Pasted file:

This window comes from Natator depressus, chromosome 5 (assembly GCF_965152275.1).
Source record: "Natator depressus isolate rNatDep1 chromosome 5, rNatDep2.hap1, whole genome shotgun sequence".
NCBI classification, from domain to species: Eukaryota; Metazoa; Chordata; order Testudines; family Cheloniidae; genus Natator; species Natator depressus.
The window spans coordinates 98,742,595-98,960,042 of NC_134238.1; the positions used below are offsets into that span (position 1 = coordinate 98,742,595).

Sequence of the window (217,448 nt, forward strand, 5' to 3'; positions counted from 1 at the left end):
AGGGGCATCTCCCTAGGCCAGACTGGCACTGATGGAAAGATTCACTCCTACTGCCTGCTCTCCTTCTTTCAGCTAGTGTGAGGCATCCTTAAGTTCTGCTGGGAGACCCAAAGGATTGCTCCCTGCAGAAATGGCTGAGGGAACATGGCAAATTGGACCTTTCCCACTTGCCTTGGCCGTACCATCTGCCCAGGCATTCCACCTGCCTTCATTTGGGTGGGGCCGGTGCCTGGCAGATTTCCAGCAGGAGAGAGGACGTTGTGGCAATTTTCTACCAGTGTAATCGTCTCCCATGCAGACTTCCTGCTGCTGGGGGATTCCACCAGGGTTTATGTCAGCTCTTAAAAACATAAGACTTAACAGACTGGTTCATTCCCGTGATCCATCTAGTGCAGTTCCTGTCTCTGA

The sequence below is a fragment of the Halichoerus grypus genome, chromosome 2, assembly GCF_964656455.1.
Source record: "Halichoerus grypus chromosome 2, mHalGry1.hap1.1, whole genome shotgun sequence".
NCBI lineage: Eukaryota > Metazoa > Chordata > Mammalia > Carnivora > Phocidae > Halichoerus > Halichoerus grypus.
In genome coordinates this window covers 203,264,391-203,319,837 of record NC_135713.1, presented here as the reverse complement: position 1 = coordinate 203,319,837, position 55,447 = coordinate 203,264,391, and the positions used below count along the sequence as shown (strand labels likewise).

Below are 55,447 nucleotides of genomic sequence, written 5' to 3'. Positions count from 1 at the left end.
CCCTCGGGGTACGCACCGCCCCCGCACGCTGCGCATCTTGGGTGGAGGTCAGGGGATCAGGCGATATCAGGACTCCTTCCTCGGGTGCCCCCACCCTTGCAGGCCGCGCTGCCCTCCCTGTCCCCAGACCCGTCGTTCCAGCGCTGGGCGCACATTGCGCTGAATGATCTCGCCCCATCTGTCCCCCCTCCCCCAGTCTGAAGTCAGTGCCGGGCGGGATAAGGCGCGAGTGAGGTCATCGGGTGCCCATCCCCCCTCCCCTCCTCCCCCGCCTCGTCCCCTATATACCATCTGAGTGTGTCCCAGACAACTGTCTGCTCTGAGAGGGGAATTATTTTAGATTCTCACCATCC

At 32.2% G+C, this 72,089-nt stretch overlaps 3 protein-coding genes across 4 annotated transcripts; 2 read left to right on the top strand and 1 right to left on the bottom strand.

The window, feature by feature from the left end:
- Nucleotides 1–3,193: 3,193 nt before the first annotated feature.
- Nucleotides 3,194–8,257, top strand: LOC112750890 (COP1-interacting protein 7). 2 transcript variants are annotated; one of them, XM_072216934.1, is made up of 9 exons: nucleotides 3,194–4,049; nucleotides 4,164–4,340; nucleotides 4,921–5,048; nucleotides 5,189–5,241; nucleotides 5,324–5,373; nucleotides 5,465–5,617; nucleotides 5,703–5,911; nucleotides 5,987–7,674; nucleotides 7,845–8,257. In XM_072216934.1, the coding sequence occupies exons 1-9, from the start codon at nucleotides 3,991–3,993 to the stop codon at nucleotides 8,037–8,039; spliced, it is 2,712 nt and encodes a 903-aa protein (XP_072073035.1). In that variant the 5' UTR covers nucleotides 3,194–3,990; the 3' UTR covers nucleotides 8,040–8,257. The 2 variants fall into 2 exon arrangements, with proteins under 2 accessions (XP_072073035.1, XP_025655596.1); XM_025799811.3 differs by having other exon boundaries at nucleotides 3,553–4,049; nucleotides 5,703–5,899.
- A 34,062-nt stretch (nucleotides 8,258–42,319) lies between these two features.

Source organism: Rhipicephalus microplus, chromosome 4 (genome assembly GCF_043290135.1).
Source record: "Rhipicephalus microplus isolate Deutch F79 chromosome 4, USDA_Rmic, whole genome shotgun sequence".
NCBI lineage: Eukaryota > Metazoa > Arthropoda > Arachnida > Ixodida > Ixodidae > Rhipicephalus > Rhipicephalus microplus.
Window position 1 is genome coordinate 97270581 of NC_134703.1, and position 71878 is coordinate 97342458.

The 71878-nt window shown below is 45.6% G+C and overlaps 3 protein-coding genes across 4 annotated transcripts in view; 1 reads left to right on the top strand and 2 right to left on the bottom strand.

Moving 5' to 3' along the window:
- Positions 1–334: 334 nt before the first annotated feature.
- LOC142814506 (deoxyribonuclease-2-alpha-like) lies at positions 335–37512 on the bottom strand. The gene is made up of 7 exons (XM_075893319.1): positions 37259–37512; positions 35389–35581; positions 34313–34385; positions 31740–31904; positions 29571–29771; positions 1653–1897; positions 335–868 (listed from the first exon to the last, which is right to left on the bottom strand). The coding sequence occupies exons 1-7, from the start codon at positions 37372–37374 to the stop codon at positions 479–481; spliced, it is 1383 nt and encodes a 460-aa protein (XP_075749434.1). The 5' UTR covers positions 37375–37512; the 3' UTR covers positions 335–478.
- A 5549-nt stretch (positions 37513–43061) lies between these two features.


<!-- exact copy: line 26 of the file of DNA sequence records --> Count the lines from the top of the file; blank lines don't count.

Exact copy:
- A 5549-nt stretch (positions 37513–43061) lies between these two features.